The final public hearing on the future of National Airport was held last week amid charges that plans by the Federal Aviation Administration would do little to ease the noise and air pollution generated by the 1,000 planes that use National each day.

The heavy traffic at National, described as one of the nation's busiest airports, was criticized by several citizens as dangerous. One said there is "an atmosphere for a major disaster" at the airport.

Alexandria Mayor Charles E. Beatley Jr., a retired United Airlines pilot who handled flights from National and Dulles International Airport, told the hearing that National is not as safe as Dulles and criticized FAA plans to allow National to serve more passengers.

More than 15 million passengers used National last year, and the FAA has proposed allowing 18 million come about by allowing wide-bodied jumbo jets at National. According to several reports, the wide-bodied planes are quieter and can handle about 300 passengers, twice the number carried by the two- and three-engine jets now permitted at National.

Bentley criticized both proposals, noting that National is a short "one-runway airport . . . designed in 1941 for DC3s. And nothing's changed. The runway's the same, the hangers and the roads," National's main runway is 6,780 feet long, compared to the twin 11,000-foot runways at Dulles.

And, Beatley added, although Dulles was built to replace National as Washington's major airport, "you're proposing to increase use of National by almost the total amount of traffic at Dulles now."

He said Alexandria residents suffer most from the noise at National, according to the Faa's own noise monitors, and urged the FAA to cut off growth at National and encourage it at Dulles.

Robert B. Ryan, the citizen who referred to "an atmosphere for a major disaster at National," said he was speaking for 800 families who live in Harbor Square, a Southwest Washington apartment and townhouse complex "1.5 miles due east of National." He criticized the FAA for allowing heavy air traffic at the airport and called for an end to the "hazzardous" sharp right turns over Harbor Square that many jets taking off to the north now use.

The majority of the 100 speakers at the three hearings were Washington-area citizens, civic group representatives and elected officials strongly opposed to most of the FAA plans for National and Dulles. Under the plans, National would remain Washington's main airport beyond the year 2000.

The FAA will consider written comments on its proposals if received before April 15. It is expected to announce a decision this August and any policy changes at National will go into effect Jan. 1.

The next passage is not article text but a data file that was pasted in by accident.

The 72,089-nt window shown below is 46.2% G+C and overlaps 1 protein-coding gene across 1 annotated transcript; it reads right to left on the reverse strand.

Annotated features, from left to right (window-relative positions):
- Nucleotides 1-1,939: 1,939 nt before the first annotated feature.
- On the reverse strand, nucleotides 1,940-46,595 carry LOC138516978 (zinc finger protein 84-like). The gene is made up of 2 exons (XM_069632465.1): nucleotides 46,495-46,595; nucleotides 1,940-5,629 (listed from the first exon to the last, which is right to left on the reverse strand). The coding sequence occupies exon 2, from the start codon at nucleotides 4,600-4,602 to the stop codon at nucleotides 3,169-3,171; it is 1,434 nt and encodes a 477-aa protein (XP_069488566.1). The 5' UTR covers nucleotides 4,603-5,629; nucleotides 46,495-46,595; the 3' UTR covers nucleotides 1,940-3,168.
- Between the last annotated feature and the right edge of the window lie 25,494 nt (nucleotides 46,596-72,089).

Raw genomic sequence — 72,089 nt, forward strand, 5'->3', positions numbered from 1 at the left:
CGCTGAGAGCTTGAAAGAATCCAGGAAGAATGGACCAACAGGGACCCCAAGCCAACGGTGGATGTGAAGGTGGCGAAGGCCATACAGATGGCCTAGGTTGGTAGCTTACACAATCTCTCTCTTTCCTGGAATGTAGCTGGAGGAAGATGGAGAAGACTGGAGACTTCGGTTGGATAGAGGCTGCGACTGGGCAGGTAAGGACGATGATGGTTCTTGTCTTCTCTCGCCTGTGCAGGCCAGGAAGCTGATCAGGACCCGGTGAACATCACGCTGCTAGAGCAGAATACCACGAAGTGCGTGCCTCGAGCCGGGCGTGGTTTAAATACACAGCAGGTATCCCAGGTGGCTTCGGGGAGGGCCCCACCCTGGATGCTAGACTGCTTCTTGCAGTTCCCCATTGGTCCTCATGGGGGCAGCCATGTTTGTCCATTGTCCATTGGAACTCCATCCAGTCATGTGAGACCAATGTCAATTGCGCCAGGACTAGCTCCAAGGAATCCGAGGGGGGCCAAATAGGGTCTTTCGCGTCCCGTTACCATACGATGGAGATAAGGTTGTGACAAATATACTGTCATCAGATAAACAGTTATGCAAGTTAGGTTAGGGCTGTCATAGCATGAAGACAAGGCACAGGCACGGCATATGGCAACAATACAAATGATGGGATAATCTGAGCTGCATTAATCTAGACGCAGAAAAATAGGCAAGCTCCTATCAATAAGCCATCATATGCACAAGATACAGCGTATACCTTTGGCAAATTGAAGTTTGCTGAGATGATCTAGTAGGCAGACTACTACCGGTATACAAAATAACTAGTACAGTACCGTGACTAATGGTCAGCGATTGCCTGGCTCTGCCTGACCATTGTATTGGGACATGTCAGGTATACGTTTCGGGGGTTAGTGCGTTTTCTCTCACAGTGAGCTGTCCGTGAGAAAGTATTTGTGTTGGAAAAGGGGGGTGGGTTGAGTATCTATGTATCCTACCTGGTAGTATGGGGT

Some FAA proposals to reduce noise -- such as limiting evening flights and shutting down National after 10:30 p.m. -- won strong support from local speakers, but brought opposition from airlines, pilots and owners of private and business planes.

Sen. John Glenn (D-Ohio), the first U.S. astronaut to orbit the earth, said he commutes to Ohio in his two-engine plane and urged the FAA hearing to continue to allow private planes to land at National at night because they make little noise. "I often come in at midnight or 1 a.m., but I come in at idle speed. It's almost impossible to hear from inside a house, even with the radio or TV turned off."

The Air Transport Association of America, representing the 13 major airlines that use National, and the Aircraft Owners and Pilots Association, representing about 70 percent of the nation's business and pleasure aircraft, also opposed further night restrictions.

Representatives from Houston Birmingham and Norfolk protested two FAA "perimeter" proposals that would continue the ban on nonstop flights to cities more than 650 miles from Washington or would increase the perimeter of nonstop flights to 1,000 miles.

At present, seven cities are exempt from the 650-mile limitation, under a "grandfather" clause that was part of the 1966 order that first permitted jets at National. That order was designed to keep National as the capital's short-haul airport and to encourage use of newly built dulles as a long-haul national and international airport.

Robert E. Cohn, of Houston, called the distance limitation "Arbitrary . . . nonsense. National isn't a short-haul airport. It serves the same cities as Dulles and BWL, and in many cases has more flights to those cities . . . (such as) Los Angeles, Portland, Las Vegas."

To meet the 650-mile rule, Cohn said, many flights now stop at small cities "and the policy just encourages a multistop service, requiring more take-offs and landings."

Houston is just over 1,000 miles from Washington and would not be included in either proposals being considered by the FAA. Birmingham is 800 miles away. Norfolk's spokesman said his city, which would be exempt from either proposal, came to the hearing simply to oppose "existing restrictions and any further restrictions."